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A Contact-Explicit Covid-19 Epidemic and Response Assessment Model

  • Author(s): Getz, Wayne
  • Vissat, Ludovica Luisa
  • Salter, Richard
  • et al.
Abstract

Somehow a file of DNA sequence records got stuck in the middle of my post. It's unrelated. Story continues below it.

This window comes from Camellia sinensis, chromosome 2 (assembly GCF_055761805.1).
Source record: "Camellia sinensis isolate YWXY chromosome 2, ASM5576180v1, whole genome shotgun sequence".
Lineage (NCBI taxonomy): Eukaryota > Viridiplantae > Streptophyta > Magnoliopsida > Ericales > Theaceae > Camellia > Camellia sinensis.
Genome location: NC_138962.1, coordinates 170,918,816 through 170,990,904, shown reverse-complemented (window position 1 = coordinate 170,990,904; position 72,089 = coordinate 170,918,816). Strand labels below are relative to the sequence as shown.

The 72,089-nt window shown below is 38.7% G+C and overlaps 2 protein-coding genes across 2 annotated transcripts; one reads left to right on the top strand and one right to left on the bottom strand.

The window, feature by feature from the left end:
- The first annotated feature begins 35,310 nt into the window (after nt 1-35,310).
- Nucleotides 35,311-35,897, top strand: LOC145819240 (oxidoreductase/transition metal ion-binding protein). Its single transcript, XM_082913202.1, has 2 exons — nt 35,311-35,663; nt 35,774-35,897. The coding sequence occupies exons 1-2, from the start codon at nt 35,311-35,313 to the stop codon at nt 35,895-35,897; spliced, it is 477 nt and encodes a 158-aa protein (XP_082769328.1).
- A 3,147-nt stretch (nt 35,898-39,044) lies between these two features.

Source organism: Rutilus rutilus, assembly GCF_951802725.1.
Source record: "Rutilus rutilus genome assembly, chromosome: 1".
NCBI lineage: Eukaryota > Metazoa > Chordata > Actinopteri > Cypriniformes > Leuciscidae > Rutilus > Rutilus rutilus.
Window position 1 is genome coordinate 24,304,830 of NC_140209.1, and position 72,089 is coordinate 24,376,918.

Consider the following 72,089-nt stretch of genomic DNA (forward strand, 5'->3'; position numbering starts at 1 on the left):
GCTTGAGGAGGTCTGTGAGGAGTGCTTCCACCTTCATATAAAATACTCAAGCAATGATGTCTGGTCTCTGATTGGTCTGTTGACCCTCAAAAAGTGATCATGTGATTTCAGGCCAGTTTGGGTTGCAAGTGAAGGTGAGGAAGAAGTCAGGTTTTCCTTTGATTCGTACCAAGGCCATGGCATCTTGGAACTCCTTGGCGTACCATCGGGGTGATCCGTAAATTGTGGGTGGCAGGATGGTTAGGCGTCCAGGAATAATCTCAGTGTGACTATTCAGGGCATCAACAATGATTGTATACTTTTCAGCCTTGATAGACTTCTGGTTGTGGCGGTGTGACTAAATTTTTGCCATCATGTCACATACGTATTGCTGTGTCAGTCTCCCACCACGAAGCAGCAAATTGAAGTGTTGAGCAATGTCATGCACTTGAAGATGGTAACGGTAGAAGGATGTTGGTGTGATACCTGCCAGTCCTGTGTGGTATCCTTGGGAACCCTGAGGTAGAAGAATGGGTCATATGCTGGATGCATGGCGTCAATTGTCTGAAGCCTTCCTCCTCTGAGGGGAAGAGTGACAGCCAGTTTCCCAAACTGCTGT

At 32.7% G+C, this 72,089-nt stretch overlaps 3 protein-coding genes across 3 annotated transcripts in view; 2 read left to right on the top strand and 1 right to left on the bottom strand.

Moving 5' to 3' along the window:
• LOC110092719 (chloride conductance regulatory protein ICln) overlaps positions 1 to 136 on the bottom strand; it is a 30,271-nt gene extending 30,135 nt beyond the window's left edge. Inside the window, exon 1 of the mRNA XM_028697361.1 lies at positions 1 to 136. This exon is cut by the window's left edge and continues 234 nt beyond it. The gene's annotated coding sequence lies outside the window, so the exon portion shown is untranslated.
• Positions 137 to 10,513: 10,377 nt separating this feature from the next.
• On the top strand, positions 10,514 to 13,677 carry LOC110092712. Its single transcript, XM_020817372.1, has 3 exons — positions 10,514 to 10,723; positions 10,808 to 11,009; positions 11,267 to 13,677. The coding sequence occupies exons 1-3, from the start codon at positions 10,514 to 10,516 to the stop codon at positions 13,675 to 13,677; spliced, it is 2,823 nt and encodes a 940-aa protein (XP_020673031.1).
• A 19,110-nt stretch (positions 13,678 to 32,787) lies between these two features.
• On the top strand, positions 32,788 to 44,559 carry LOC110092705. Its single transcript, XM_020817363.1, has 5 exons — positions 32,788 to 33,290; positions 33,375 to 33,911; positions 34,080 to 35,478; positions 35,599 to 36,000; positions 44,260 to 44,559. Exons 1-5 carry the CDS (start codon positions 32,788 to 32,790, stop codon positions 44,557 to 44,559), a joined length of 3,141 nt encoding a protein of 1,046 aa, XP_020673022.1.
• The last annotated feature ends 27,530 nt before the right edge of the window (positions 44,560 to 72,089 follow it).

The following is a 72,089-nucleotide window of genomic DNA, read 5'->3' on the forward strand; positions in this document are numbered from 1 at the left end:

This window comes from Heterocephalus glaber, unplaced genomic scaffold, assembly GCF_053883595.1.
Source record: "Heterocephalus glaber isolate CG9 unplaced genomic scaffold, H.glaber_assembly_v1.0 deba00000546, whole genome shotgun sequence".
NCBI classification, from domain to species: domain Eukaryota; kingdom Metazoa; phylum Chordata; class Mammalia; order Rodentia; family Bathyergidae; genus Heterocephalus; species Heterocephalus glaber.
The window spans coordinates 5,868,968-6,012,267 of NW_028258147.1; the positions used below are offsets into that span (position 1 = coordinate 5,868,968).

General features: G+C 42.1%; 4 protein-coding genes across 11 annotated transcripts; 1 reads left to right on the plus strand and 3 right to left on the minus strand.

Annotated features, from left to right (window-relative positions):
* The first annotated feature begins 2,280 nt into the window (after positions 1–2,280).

We formulate a refined SEIR epidemic model that explicitly includes a contact class C that either thwarts pathogen invasion and returns to the susceptible class S or progresses successively through latent, asymptomatic, and symptomatic classes L, A, and I. Individuals in both A and I may go directly to an immune class V, and in I to a dead class D. We extend this SCLAIV formulation by including a set of drivers that can be used to develop policy to manage current Covid-19 and similar type disease outbreaks. These drivers include surveillance, social distancing (rate and efficacy), social relaxation, quarantining (linked to contact tracing), patient treatment/isolation and vaccination processes, each of which can be represented by a non-negative constant or an s-shaped switching flow. The latter are defined in terms of onset and switching times, initial and final values, and abruptness of switching. We built a Covid-19NMB-DASA web app to generate both deterministic and stochastic solutions to our SCLAIV and drivers model and use incidence and mortality data to provide both maximum-likelihood estimation (MLE) and Bayesian MCMC fitting of parameters. In the context of South African and English Covid-19 incidence data we demonstrate how to both identify and evaluate the role of drivers in ongoing outbreaks. In particular, we show that early social distancing in South Africa likely averted around 80,000 observed cases (actual number is double if only half the cases are observed) during the months of June and July. We also demonstrated that incidence rates in South Africa will increase to between a conservative estimate of 15 and 30 thousand observed cases per day (at a 50% surveillance level) by the end of August if stronger social distancing measures are not effected during July and August, 2020. On different a note, we show that comparably good local MLE fits of the English data using surveillance, social distancing and social relaxation drivers can represent very different kinds of outbreaks—one with close to 90% and another with under 8% immune individuals. This latter result provides a cautionary tale of why fitting SEIR-like models to incidence or prevalence data can be extremely problematic when not anchored by other critical measures, such as levels of immunity in the population. Our presentation illustrates how our SCLAIV formulation can be used to carry out forensic and scenario analyses of disease outbreaks such as Covid-19 in well defined regions.

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